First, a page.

Other horse events continued well into the 1980’s, some of which include two Saturday and Sunday Rodeo performances, Rodeo Royalty, Rodeo Parade, Rodeo Dance and Carnival. At the time the rodeo included such events as:

  • Calf Roping
  • Bull Biding
  • Steer Wrestling
  • Bareback Bronc Riding
  • Barrel Racing
  • Saddle Bronc Riding
  • Team Roping

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Friends of Horses Rescue and Adoption

Friends of Horses Rescue and Adoption is a horse rescue center located in Centennial Colorado. This equine rescue got its start back in the nineties when Bill Stiffler picked up over thirty horses that were bound to Colorado State University. Many of the horses out of this first batch were infected with what is commonly known as Strangles in the horse community. Strangles or equine distemper is a contagious upper respiratory tract infection caused by a specific bacterium. After getting these sick horses the proper care, the rescue found the horses reliable and safe new homes.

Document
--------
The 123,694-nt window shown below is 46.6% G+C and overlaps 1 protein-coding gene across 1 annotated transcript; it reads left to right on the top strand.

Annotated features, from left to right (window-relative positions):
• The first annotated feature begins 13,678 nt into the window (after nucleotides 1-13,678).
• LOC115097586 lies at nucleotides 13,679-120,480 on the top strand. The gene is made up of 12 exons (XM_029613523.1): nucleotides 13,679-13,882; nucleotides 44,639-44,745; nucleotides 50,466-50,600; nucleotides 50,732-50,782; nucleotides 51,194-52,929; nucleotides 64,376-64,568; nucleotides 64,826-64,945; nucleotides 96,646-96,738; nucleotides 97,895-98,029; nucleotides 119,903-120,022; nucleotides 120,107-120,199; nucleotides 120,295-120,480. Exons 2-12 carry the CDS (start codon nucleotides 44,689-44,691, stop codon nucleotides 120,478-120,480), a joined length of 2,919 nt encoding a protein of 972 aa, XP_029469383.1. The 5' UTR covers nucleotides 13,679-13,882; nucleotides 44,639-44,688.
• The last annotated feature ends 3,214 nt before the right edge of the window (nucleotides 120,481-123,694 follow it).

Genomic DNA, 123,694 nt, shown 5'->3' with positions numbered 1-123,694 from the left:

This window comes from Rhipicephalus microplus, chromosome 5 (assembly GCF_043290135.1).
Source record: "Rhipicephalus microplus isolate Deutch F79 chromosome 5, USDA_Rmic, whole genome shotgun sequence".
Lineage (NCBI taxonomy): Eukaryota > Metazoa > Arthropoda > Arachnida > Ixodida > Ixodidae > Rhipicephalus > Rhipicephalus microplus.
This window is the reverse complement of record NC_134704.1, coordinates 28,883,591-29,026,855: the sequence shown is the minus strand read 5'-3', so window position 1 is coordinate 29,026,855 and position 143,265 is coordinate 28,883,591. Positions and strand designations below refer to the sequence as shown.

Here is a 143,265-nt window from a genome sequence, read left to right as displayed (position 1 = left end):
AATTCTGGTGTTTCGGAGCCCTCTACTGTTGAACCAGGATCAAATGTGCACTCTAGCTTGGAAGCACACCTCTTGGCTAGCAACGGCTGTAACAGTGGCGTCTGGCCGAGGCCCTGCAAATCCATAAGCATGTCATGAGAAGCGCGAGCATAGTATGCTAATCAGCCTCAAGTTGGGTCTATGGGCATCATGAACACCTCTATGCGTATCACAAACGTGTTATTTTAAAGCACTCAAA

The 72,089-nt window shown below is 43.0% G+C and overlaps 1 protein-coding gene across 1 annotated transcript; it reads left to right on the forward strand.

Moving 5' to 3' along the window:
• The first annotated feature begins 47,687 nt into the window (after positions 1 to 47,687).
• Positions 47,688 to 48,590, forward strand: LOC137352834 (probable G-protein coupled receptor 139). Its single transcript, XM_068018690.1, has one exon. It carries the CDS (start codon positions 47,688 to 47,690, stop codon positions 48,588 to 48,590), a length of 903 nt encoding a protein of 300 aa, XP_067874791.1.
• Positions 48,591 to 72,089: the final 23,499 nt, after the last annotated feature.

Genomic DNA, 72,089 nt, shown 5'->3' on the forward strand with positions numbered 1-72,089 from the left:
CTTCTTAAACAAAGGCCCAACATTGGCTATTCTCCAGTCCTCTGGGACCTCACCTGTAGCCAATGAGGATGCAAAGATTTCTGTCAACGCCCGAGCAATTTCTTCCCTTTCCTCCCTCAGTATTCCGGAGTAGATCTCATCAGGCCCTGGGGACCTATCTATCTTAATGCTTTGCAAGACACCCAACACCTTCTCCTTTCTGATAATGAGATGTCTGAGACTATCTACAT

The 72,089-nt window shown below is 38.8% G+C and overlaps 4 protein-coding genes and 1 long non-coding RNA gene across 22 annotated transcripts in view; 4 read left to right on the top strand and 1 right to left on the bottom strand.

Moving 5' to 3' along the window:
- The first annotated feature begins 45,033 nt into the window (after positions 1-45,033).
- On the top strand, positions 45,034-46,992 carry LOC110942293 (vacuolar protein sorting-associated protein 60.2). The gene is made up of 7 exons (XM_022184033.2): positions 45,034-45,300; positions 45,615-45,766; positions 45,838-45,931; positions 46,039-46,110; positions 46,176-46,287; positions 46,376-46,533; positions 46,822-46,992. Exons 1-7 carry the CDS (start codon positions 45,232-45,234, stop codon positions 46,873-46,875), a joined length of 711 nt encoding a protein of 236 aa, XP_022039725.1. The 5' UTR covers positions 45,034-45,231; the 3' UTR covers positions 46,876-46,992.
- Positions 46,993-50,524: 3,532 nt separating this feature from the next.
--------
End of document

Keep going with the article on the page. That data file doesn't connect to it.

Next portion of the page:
The rescue was founded in 2001 as a 501(c)(3) not for profit, and has expanded to include community service, therapeutic riding, education, and rehabilitating abandoned, abused, unwanted, neglected or slaughter-bound horses. In 2002 their dreams became a reality when they got the opportunity to consolidate FOHRRA from five different barn locations into one facility they’ve called home for the last 16 years (the former El Jebel Stables). Friends of Horses currently occupies the ten acres of land equipped with an indoor riding facility. The rescue’s proximity to Cherry Creek State Park is ideal; it is only steps away from a sprawling prairie surrounding eight hundred and eighty acres of reservoir. What makes Friends of Horses Rescue and Adoption unique, among the horse rescue community, is that horses not only come from owner surrenders, but they are rescued off the track Thoroughbred racehorses doomed for euthanasia, as well as horses bought from slaughter auctions throughout the USA, commonly called killer sales, in which horses are sold by the pound and sent to be slaughtered for their meat. The rescue’s horses are cared for, rehabilitated, and trained in order to find their future forever homes. Friends of Horses is dedicated to finding the best fit possible for their horses. Some horses are adopted out as potential show horses for both the Western and English rings, trail and packing horses, companion animals, lesson horses, cattle horses, etc.